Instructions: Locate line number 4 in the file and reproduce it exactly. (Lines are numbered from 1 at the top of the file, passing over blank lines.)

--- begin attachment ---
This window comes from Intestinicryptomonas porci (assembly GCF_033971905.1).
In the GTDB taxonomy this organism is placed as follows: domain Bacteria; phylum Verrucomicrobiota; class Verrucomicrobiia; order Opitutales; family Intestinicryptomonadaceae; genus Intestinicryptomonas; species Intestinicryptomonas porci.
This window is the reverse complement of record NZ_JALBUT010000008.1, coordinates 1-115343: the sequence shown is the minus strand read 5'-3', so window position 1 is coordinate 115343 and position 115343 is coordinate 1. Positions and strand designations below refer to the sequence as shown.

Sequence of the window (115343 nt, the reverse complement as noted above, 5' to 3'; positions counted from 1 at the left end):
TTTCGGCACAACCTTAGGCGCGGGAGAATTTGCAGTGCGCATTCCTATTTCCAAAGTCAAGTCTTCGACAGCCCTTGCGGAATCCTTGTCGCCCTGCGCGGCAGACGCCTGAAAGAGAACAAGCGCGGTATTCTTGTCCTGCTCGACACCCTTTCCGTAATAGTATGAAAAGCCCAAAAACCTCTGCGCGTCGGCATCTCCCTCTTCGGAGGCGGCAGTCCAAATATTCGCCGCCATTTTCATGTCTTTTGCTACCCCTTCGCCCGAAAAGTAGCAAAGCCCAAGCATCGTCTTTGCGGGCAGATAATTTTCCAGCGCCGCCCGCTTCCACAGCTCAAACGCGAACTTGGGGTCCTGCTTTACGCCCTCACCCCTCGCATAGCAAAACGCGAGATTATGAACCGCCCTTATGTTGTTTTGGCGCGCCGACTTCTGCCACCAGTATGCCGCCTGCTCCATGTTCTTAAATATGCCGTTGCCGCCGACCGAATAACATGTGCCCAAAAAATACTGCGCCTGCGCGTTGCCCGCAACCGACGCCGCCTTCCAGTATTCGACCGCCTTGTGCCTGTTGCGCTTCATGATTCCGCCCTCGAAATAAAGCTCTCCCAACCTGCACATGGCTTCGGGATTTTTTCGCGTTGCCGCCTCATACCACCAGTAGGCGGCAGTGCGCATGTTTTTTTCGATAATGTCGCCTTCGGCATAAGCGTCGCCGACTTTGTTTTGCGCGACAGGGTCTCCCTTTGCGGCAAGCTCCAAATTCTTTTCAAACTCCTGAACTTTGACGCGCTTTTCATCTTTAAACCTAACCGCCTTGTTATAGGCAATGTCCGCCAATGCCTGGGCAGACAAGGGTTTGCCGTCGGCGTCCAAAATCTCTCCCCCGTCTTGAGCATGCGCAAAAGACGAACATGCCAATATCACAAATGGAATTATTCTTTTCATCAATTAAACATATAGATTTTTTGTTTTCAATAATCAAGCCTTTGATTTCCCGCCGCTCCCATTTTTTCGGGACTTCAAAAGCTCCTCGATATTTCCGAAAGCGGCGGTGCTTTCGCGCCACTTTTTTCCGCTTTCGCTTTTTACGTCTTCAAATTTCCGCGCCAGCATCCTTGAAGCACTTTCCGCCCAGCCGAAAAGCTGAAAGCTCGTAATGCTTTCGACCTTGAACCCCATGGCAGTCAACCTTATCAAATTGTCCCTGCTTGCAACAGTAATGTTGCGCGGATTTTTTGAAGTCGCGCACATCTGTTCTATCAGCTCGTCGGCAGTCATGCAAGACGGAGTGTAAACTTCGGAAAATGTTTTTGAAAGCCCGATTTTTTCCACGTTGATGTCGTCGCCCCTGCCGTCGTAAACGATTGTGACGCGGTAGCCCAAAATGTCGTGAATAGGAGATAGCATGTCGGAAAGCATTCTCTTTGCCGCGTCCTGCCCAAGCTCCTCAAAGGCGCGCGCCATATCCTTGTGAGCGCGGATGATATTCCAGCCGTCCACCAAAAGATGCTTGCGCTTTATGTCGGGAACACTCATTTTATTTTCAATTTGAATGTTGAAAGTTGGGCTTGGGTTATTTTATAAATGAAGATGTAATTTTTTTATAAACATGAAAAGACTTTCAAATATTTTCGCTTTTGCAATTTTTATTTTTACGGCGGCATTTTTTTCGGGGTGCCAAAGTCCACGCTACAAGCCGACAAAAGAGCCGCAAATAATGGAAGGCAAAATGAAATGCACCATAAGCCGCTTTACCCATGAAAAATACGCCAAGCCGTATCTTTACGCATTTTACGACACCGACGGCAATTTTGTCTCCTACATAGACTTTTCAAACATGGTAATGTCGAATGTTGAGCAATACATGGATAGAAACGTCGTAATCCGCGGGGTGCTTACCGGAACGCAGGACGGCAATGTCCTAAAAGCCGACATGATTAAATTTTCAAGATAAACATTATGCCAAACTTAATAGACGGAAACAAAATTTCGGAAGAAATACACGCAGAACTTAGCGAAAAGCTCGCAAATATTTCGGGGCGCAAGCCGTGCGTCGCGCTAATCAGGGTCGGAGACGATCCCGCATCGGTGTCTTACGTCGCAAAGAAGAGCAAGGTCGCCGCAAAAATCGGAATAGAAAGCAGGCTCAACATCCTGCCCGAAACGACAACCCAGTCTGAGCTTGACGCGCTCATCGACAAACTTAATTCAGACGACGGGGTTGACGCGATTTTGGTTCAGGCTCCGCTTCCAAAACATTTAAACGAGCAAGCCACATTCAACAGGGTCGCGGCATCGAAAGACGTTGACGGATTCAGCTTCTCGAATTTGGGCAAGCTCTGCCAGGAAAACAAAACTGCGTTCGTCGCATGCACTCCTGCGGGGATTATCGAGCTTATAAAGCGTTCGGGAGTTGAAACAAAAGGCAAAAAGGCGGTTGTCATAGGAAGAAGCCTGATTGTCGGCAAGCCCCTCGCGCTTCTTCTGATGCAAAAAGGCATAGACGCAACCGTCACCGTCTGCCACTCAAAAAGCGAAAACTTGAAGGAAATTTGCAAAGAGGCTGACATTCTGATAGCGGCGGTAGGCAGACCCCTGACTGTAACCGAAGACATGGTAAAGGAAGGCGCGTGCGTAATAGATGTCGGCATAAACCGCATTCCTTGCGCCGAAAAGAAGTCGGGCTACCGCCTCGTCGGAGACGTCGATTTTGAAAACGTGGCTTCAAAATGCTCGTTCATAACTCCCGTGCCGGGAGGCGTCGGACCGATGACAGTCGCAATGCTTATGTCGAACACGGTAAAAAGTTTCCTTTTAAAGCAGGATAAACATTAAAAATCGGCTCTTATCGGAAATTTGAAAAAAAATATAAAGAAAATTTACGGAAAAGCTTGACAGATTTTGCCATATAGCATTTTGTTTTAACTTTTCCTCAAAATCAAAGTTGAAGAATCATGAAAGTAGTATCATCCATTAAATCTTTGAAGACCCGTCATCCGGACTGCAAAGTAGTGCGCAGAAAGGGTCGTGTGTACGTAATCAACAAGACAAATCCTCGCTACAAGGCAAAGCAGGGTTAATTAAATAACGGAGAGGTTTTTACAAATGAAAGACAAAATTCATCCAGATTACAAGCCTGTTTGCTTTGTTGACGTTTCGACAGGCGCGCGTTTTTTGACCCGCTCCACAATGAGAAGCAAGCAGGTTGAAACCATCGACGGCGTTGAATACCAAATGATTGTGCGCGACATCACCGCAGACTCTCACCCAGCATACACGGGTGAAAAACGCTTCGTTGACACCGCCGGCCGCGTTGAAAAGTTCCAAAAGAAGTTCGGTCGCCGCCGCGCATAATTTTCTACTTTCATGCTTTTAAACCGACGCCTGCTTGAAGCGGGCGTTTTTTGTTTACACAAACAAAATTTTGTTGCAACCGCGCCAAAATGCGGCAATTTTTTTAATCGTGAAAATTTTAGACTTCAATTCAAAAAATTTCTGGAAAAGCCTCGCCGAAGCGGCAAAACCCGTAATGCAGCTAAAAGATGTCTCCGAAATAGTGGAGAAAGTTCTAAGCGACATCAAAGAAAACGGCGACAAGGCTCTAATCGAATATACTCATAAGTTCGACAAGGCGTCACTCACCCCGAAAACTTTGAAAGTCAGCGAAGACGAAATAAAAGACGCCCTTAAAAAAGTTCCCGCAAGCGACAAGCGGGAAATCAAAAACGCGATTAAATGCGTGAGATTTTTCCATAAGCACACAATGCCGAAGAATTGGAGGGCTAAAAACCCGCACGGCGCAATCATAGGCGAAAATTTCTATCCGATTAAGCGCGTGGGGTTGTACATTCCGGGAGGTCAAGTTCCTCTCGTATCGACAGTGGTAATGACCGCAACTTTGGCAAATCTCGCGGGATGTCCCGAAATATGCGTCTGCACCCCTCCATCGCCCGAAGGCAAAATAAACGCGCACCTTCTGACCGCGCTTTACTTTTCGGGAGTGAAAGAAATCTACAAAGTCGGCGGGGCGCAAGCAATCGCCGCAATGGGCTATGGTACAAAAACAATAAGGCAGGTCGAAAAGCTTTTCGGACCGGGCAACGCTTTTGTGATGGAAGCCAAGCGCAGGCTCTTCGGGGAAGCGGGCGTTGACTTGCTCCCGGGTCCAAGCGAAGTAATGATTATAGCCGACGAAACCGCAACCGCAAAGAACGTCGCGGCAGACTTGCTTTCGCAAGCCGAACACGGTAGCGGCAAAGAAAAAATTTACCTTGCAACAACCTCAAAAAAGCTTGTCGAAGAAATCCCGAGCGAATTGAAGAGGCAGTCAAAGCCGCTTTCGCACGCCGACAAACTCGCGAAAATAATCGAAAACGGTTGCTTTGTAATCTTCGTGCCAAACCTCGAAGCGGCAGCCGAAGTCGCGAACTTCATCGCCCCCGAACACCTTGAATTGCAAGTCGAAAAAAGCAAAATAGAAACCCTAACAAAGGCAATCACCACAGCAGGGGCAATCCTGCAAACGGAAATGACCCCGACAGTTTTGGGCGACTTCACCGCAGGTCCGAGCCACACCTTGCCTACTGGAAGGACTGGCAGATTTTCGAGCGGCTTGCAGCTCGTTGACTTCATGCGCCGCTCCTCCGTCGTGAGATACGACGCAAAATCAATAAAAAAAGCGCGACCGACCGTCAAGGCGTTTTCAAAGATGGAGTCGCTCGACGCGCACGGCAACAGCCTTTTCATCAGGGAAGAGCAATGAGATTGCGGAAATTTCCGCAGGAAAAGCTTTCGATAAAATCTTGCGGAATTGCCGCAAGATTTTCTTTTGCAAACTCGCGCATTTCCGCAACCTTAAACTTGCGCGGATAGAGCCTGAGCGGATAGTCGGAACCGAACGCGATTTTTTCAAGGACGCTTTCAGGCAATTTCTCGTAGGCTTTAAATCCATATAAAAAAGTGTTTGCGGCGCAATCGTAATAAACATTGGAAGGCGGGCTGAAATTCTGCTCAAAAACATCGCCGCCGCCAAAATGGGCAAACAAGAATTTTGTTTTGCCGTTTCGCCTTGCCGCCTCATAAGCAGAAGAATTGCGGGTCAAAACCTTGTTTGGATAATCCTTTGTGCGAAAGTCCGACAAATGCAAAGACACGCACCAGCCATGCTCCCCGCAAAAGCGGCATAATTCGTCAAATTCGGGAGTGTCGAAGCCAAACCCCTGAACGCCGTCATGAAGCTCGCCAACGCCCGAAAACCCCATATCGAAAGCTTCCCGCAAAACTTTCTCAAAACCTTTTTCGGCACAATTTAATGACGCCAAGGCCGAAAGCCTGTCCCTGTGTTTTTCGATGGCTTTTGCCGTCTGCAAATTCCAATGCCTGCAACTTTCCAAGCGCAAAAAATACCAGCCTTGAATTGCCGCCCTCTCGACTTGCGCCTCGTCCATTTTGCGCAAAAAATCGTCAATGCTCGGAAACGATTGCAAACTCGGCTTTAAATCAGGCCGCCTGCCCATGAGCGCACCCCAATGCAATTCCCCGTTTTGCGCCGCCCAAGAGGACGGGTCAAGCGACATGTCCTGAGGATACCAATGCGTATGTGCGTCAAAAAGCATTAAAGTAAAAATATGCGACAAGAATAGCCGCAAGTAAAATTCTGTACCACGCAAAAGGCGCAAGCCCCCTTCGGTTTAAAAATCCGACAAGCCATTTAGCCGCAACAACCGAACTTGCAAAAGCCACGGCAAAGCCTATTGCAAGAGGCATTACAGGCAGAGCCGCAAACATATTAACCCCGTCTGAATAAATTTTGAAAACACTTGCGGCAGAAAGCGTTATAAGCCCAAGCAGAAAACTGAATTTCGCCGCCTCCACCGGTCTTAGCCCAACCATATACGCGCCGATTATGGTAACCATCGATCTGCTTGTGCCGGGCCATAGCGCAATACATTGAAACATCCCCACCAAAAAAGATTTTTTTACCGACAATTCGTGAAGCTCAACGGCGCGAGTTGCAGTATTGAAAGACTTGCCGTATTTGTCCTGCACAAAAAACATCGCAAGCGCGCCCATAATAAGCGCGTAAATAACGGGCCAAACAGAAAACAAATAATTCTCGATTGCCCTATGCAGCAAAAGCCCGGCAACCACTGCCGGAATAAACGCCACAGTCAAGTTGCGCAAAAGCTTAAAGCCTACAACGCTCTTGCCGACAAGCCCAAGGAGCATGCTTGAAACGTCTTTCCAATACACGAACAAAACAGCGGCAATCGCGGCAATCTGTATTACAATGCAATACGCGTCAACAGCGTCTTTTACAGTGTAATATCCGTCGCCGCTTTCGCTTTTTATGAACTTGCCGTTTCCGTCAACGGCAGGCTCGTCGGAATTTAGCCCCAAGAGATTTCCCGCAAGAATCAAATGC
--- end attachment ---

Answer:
Sequence of the window (115343 nt, the reverse complement as noted above, 5' to 3'; positions counted from 1 at the left end):